What To Do When Your Plants Are Drooping

Most of us want our plants to be healthy and vibrant, so when we notice that they are starting to droop, it can cause concern. Before panicking, assess the situation and figure out what might be causing your plants to decline. There are many potential causes, but most solutions are also common. This article will explore some of the most common reasons plants deny and ways to correct the problem.

Over Watered

If your plant is drooping, it might be because it is overwatered. If you overwater your plants, then the soil will remain wet for more extended periods, which may lead to root rot or fungal diseases that kill the roots and cause your plant to droop. Allow your plant’s soil to dry out between watering to correct this problem. Once the soil is dry enough that it just begins to loosen and crumble when you touch it, water your plant again thoroughly until tiny beads of water begin to form on the surface of the soil and then stop.

Under Watered

If your plant is drooping, it might also be because it is underwater. Usually, this means that the soil does not contain enough water, so the roots of your plants are unable to access all of the necessary moisture. If you think you have problems underwatering, wait until your plant’s leaves begin to curl up at the tips, and then water it thoroughly until the soil is wet. If your plant does not perk up after watering, there may be other issues causing the drooping.

Not Enough Sun Light

house plant

Another reason your plant is drooping might be because it is not getting enough sunlight. If a plant doesn’t get enough sunlight, the leaves will turn a pale green and begin to wilt. The best way to fix this is to move the plant to an area where it’s getting optimal sunlight. However, if you have recently moved your plant from a place where it would receive lots of sun to an area with less sun or no sun at all, it will take a few weeks for your plant to adjust, so give it some time before moving it again.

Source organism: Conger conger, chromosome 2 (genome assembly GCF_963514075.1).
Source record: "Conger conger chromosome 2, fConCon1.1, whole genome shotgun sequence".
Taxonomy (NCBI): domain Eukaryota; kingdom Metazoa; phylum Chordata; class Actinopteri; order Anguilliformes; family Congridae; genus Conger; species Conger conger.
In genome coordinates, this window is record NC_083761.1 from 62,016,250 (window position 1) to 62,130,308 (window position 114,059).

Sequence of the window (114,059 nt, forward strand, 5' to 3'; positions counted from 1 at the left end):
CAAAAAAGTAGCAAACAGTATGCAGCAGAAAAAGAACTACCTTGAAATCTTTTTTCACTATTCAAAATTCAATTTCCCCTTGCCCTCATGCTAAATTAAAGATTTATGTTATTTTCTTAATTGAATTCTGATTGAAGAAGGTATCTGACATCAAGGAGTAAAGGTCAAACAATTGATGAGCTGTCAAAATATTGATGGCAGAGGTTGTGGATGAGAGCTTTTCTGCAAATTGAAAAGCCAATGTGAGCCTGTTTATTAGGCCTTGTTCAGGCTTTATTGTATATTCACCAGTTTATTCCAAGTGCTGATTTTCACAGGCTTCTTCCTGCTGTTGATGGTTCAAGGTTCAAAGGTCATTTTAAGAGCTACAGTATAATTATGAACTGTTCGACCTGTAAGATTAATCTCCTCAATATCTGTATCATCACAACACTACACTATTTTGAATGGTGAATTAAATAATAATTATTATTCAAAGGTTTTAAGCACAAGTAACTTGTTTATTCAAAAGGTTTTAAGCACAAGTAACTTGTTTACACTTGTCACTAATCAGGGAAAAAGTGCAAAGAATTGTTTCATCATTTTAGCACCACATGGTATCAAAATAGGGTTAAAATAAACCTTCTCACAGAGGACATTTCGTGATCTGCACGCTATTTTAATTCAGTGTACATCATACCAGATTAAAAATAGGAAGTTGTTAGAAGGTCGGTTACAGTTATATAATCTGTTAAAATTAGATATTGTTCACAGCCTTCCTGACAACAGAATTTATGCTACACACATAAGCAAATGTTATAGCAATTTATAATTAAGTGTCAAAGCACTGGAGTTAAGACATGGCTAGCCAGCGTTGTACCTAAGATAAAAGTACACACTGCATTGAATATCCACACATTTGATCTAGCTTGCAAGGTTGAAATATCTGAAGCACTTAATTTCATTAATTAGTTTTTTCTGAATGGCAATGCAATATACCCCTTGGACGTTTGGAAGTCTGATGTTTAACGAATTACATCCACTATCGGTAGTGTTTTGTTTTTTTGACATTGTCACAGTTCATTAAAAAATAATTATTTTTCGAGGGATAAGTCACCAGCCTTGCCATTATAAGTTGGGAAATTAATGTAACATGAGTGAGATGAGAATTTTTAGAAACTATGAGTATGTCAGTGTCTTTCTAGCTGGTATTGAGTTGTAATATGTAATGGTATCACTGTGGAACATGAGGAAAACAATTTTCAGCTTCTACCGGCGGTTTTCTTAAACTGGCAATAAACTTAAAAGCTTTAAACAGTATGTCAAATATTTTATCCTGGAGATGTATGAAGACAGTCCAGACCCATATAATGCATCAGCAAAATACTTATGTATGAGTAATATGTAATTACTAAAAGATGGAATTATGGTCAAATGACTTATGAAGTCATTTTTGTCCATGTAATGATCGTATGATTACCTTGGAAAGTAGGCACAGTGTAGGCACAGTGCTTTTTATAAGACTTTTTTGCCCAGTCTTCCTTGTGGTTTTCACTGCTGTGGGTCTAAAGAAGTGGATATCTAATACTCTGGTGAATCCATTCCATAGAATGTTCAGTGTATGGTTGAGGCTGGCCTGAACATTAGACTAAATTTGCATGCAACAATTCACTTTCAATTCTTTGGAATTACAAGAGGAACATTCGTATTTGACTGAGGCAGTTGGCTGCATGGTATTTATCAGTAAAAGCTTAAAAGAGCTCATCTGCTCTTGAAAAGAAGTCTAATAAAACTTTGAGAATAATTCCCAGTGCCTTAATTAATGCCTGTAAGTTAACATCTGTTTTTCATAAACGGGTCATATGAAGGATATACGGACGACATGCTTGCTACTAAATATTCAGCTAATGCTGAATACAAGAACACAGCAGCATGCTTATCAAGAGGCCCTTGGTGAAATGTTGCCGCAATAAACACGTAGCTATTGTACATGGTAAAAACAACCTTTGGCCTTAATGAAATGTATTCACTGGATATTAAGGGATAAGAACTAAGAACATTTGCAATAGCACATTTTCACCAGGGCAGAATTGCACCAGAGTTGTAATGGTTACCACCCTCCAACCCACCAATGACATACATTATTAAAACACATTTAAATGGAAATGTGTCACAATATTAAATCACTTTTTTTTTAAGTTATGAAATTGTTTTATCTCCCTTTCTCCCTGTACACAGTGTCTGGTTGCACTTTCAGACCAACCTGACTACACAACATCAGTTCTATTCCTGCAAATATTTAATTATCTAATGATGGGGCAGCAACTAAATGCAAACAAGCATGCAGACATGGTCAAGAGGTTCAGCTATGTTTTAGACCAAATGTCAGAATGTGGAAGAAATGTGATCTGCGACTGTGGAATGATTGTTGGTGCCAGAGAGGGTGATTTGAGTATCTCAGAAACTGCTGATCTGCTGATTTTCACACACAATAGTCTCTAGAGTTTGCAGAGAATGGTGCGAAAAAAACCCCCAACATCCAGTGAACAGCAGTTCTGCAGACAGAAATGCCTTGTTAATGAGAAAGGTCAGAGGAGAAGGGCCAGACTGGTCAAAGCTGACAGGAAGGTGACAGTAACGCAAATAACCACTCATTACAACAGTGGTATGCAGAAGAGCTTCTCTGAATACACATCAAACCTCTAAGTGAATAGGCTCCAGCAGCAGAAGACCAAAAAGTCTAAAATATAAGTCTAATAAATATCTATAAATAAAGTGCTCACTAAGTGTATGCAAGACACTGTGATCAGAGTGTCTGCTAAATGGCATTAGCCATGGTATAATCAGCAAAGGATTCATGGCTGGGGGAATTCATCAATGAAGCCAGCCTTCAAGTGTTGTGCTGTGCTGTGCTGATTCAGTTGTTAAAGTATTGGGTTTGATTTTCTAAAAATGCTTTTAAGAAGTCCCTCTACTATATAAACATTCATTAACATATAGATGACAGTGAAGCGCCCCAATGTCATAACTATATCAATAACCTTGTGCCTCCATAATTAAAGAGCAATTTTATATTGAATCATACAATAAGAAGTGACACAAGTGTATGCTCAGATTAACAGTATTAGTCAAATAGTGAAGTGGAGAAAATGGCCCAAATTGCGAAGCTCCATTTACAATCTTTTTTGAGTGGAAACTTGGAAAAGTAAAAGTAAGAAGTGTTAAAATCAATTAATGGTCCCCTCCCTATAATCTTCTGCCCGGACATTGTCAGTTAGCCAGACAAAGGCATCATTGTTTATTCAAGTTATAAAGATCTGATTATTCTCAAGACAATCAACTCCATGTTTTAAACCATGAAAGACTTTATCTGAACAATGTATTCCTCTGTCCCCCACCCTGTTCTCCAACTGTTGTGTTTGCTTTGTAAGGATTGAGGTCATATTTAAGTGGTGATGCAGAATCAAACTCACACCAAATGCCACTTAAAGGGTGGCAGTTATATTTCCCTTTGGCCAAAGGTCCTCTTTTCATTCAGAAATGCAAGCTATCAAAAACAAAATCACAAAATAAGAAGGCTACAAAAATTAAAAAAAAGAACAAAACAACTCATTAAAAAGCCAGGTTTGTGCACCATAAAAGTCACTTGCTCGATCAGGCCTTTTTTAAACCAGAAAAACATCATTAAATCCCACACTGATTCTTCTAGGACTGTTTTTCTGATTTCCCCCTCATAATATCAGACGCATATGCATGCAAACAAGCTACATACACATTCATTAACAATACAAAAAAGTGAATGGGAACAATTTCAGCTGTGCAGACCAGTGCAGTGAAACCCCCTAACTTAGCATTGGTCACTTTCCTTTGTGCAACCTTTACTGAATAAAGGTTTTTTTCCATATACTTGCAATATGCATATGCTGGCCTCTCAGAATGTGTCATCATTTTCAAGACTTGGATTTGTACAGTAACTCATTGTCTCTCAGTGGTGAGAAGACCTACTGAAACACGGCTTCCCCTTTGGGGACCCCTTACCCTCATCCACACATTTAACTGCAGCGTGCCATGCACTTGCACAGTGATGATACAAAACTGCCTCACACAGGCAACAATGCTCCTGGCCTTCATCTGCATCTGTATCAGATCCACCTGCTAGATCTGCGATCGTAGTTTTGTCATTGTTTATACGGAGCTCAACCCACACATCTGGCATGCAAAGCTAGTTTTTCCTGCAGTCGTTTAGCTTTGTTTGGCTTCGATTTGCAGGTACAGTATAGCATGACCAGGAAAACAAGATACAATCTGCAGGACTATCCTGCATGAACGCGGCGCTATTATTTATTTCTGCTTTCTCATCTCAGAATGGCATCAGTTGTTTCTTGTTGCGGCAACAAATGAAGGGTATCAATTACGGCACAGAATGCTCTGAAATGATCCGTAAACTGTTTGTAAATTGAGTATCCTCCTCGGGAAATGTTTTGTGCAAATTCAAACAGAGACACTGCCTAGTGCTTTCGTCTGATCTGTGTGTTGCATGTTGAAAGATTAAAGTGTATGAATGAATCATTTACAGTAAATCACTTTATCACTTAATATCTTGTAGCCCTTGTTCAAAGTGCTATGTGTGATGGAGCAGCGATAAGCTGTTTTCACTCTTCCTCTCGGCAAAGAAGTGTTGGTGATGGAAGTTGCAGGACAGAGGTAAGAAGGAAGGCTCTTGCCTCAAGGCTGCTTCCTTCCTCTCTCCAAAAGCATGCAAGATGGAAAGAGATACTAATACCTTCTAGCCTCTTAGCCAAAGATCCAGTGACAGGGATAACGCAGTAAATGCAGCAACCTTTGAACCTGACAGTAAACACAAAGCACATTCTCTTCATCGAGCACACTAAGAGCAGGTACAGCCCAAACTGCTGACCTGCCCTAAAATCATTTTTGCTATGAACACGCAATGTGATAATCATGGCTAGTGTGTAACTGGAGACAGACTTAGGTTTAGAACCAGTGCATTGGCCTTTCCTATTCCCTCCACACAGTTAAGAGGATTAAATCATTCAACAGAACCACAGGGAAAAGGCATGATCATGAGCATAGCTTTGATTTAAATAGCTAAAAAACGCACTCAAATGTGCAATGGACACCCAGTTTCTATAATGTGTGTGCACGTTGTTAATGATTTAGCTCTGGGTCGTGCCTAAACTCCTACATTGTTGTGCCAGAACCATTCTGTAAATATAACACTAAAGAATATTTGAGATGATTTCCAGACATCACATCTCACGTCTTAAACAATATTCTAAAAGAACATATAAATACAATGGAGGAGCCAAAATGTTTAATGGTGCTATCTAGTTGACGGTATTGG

Too Much Sun Light

Fertilizer

If your plant is in an area that receives too much sunlight, the leaves will turn brown and begin to droop. This is caused by the leaves being cooked by sunlight while other sites are in the shade. If this happens, just move your plants to somewhere more shaded. Be sure to keep the plant’s leaves from completely covering each other as this will trap the heat and cook the leaves.

Frost Damage

If your plant went through a cold snap or a cold draft in your home, it might have been subjected to frost damage. If this occurs, you can see your plants drooping even if you have been diligent about watering. In this case, your best bet is to move the plant to a warmer area and allow it to recover from the cold damage. Be sure to keep an eye on its drooping while it heals, as continuing heat problems could lead to further damage.

Poor Soil Quality

Another reason your plants might be drooping is because of poor soil quality. If your plant’s soil doesn’t drain well, it could result in water stress which causes the roots to suffocate and the leaves to droop. You can fix this problem by improving the soil around your plant or repotting it into the fresh new ground to allow moisture to reach the roots more easily.

Older Plants

If you have an older plant that has been around for a while, it may simply require some TLC. Sometimes younger plants are more resilient and will bounce back from damage or neglect quickly, whereas older plants tend to droop and fail when these things happen. If this is the case, just cut back on the amount of water and sunlight you give and monitor drooping. However, this solution will only work for a short period, as older plants can no longer withstand severe damage like younger ones.

Root Rot

When a plant has been in the same pot for too long, its roots may begin to rot. A lack of nutrients and oxygen in the soil will cause the roots to decompose. Report your plant immediately into the fresh new ground to avoid further drooping if this occurs. If your plant is drooping because of root rot, you should also increase the amount of water it receives to help flush out excess salts that will build up in the soil and cause further damage.

Pesticide Damage

If you have recently used a pesticide on your plant, it could be drooping because of pesticide damage. Pesticides can cause burns to the plant’s leaves which will kill tissue and cause drooping. If this occurs, just clean up the dead leaves and keep your plant as healthy as possible until it recovers. Be sure to use non-toxic methods of pest control in the future.

Conclusion

There are many reasons your house plant is drooping, which means there are many ways to fix it. Most times, you just need to give your plants a little TLC, and that is likely all they will need. If it turns out that your plant is damaged beyond repair, don’t worry! There are plenty of other plants out there for you to discover and explore.